Form or function first?


Form or function first?

Professor David Wright’s recommendations about local community pharmacy contractor representation in his recent review are largely structural. They include the suggestions that local representative chairs should form a new national council and populate the policy groups that inform future negotiations or focus on improving efficiency.

That would certainly give a coherence to representation in England, but the review does not appear to fully recognise the local context in which local pharmaceutical committees (LPCs) operate. One of the key tasks for the next stage must be, therefore, to work out what needs to be done locally to ensure community pharmacy is part of new clinical pathways or service models as they evolve.

Where does this leave those progressive LPCs who have already come together through formal mergers and regional collaborative groupings to share best practice and service development effort? Their functions are more likely to be well organised and led, with a new cadre of leaders often with corporate experience in project implementation or strategic development. They have developed support mechanisms, including learning academies, helping to deliver the national contract, locally agreed services or NHS primary care initiatives. Much of that could now be threatened by the review recommendation that the balance of funding would shift in favour of PSNC as an investment in the national negotiation machinery.

Let’s not forget too that local service developments have become national services; the roll out of the Community Pharmacist Consultation Service is currently being piloted locally, with LPCs supporting contractors to ensure the pilots are a fair test.

The recent Pharmacy Magazine/P3pharmacy webcast reminded us of another vital function. In their work building relationships with new structures like primary care networks and integrated care organisations, LPC representatives are the people promoting community pharmacy to local NHS decision makers. Collaborative working requires a basis of trust and without relationships on the ground, there is no trust.

Reviewing the review

Progress on the Wright review will pick up again in mid-September. The LPC Conference on 8 July agreed that it had identified the correct issues and that its recommendations were “appropriate and apposite”. Unsurprisingly, in a meeting of 180 individuals representing almost 70 organisations as well as PSNC, no clear way ahead was found on the day, and PSNC’s chief executive has used the summer to pose four questions to LPCs in order to move the discussion on. The questions cover funding for the change process, suggestions on how organisations might work together on next steps, future governance and how contractors themselves should oversee the process.

Collaborative working requires a basis of trust and without relationships on the ground, there is no trust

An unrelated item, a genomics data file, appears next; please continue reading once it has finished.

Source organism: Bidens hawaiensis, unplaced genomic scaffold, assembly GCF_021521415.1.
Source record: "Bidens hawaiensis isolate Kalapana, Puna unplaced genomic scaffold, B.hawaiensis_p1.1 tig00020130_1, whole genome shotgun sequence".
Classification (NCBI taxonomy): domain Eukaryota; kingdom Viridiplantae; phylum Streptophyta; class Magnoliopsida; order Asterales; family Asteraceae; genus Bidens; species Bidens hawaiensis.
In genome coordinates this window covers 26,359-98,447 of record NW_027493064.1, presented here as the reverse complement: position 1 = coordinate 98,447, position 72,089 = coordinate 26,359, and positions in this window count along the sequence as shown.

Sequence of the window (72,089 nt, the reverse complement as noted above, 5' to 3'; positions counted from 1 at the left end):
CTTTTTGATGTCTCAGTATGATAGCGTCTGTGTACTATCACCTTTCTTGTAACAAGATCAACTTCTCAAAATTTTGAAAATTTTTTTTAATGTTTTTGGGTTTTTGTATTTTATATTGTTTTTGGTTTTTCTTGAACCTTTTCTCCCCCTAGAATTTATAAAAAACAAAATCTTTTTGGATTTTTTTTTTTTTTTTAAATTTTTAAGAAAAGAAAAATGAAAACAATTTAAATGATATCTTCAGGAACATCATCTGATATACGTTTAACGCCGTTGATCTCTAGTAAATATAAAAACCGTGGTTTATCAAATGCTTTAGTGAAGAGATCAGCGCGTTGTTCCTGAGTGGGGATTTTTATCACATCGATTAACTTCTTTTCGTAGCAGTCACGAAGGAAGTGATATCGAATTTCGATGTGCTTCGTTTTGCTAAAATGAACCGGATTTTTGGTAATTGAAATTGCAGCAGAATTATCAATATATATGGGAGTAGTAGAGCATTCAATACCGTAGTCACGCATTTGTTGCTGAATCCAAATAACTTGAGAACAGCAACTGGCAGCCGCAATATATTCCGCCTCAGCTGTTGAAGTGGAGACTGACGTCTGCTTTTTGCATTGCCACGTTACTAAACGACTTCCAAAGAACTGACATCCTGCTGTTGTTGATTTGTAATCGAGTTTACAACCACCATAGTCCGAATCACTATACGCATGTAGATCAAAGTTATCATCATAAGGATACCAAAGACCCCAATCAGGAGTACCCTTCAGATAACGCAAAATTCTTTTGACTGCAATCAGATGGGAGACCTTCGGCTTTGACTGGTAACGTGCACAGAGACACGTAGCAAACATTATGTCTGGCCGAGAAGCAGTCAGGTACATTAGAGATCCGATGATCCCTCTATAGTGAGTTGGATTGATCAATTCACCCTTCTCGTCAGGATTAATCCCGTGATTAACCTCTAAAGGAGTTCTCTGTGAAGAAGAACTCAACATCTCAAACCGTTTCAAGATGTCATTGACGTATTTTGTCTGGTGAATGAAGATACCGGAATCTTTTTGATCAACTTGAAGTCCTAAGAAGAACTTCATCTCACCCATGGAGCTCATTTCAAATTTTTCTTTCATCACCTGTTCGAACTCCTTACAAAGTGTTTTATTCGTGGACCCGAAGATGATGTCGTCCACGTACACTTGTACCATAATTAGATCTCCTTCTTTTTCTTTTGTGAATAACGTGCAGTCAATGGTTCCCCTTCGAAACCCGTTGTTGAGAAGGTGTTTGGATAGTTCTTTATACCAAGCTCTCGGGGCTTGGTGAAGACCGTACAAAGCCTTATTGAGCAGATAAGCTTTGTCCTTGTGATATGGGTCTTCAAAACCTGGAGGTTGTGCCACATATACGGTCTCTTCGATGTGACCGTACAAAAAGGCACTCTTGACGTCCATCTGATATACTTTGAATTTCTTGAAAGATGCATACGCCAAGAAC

The trade bodies representing national multiples and independents have issued initial statements addressing the ‘what next’ question. In a private letter to LPC chief officers in early August, Company Chemists’ Association chief executive Malcolm Harrison said its LPC representatives had been told to promote the views of CCA member companies. These include that any future structures should not cost more than the current ones and that a final contractor vote on the principle of ‘one contract, one vote’ should be held to determine whether the sector proceeds with any transformation plan drawn up. 

Mr Harrison said last week: “A lot of the recommendations play to the criteria we set out in January – improved governance, transparency, value for contractors’ money, zero sum game, but I don’t think we are in a position to accept the whole thing. It’s very easy to say no, but we will be engaging with the process because we advocate change. We are currently pressure testing different scenarios so we can be clear about what we think is needed.”

The National Pharmacy Association (NPA) says any reforms to LPCs and PSNC must be agreed by majorities of both independents and multiples, and win the support of contractors as a whole. This ‘triple lock’ approval process is designed to ensure that any changes to representation do not favour one set of contractors over another. Chief executive Mark Lyonette says the association “remains committed to supporting a process of change.”

Simon Dukes’ structural and procedural questions and the CCA and NPA statements leave LPCs somewhat in limbo, and must have left some contractors bemused, especially since none directly address the ‘what’s in it for me?’ question.

One LPC chief officer hits the nail on the head: “The strategy is the main bit. We need to agree on that and work backwards. We need a vision for what we’re going to do locally, not ‘let’s give PSNC a load more cash, and denude LPCs’.” This is the argument most organisational development professionals might make: form should follow function.